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Ethan Spigland

ETHAN SPIGLAND likes to hide in broad daylight.

In Conversation

No Shadows to Hide In

Roy Andersson’s world is a bleak place peopled by lonely individuals who inhabit drab monochromatic rooms. Like zombies, the inhabitants trudge across the gloomy cityscape wearing pale, ghoulish makeup.

MAD, BAD... & DANGEROUS TO KNOW: THREE UNTAMED BEAUTIES

Inspired by the revolutionary climate of the ’60s and ’70s, young filmmakers sought to reshape Japanese society by challenging women’s traditional roles. In a beguiling body of films, three actresses—Kaji Meiko, Okada Mariko, and Wakao Ayako—flouted prevailing screen stereotypes of chaste, submissive, and self-sacrificing women.

MINERVA’S OWL

A symphony in three movements, Jean-Luc Godard’s latest film meditates on the sweeping mutations wrought by new digital technologies, globalization, and the monetization of more and more aspects of human life. A reflection on Europe’s past, present, and future, it’s a compendium of familiar Godardian tropes and themes.

In Conversation

FABRICE ARAGNO with Ethan Spigland

Jean-Luc Godard’s latest dispatch on the current state of media and the world is a densely layered montage of films, sounds, and texts in the inscrutable style he has honed since his magnum opus Histoire(s) du cinéma (1988-1998).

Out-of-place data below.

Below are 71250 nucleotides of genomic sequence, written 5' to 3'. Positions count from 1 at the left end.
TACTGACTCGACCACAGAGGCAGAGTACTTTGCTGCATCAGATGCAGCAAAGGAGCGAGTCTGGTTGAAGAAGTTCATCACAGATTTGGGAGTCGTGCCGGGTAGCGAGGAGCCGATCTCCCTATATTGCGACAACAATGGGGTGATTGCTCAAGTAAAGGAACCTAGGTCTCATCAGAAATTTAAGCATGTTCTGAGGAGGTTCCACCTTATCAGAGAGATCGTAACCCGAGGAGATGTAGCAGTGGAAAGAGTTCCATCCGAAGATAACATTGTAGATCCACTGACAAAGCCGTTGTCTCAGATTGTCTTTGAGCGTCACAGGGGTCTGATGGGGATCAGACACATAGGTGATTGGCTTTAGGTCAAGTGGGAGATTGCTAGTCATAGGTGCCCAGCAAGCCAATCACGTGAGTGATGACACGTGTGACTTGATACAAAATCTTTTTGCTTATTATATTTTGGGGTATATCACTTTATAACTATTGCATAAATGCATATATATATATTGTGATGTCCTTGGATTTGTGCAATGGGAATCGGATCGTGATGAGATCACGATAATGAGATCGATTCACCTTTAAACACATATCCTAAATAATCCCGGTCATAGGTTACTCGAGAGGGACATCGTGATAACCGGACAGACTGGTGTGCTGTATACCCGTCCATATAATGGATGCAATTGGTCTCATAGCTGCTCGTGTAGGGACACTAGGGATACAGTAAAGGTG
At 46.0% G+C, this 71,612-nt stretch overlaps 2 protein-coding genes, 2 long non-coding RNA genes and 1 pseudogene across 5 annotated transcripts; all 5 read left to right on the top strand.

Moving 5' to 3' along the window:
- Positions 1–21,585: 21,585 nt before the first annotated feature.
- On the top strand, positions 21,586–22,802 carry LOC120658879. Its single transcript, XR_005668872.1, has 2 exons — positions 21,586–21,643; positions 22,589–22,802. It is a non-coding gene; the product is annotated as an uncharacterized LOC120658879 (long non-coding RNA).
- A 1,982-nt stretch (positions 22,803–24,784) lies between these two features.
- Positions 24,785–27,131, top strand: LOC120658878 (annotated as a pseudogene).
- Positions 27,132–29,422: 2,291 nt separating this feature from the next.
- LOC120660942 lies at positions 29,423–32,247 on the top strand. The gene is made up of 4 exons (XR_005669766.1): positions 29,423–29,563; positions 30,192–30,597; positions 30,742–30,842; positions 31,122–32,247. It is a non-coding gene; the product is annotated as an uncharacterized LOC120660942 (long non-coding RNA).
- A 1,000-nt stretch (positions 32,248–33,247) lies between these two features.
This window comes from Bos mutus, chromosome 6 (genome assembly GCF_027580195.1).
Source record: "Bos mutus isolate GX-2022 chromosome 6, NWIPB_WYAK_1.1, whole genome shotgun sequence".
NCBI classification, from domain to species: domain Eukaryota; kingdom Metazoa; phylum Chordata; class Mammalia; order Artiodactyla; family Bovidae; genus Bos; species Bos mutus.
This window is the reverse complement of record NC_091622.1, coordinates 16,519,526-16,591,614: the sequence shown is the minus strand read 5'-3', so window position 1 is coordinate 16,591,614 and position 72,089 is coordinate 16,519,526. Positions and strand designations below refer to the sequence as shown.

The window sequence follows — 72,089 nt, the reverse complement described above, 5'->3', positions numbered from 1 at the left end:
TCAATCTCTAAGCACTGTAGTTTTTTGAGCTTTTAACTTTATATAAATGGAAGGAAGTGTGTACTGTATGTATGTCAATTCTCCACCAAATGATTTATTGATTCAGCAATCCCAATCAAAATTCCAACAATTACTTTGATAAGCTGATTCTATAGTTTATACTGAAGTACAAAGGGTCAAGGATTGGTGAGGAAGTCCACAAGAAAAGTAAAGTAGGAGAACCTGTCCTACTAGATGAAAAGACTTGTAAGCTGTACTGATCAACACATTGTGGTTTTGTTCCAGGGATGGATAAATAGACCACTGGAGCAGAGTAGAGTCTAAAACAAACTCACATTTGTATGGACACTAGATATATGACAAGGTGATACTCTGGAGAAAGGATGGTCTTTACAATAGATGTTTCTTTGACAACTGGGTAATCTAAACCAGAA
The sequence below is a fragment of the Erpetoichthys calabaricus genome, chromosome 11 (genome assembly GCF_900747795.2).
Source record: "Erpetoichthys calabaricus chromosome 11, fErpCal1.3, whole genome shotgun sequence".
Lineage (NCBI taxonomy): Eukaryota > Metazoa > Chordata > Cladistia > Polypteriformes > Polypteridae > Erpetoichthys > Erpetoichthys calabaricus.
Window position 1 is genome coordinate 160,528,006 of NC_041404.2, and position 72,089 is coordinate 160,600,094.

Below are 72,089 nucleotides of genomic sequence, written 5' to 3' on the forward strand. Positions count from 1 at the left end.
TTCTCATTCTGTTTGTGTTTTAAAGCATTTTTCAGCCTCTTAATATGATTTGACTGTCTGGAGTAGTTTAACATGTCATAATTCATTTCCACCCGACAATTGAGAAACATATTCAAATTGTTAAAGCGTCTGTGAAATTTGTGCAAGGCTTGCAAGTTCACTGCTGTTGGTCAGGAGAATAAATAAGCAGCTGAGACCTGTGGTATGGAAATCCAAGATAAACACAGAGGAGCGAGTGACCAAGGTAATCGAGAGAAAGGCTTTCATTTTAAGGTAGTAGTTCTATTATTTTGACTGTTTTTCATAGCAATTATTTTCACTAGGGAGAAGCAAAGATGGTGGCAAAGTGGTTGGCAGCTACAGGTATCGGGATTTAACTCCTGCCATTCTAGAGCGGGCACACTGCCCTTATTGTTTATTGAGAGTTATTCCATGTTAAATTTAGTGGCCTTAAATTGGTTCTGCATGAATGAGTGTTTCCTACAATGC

In Conversation

BI GAN with Ethan Spigland

In Bi Gan's depictions of his hometown, Kaili, located in the mountainous Guizhou province in southwest China, the streets are unfailingly rain-soaked and it's always night. The buildings are abandoned and everything is beautifully decrepit.

Shinjuku Ectsasy: Independent Films From The Art Theatre Guild Of Japan

Shinjuku, Tokyo in the late 60s and early 70s was an electrifying place: student radicals, avant-garde street performers, drag queens, and assorted hippies crossed paths in a vortex of vibrant counterculture. In the heart of Shinjuku stood the Shinjuku Bunka, the Art Theatre Guild’s flagship showplace. Painted stark grey—in contrast to the surrounding gaudy commercial theaters—the Bunka introduced Tokyoites to European art cinema as well as to the most daring Japanese independent productions of the day.

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The Brooklyn Rail

NOV 2019

All Issues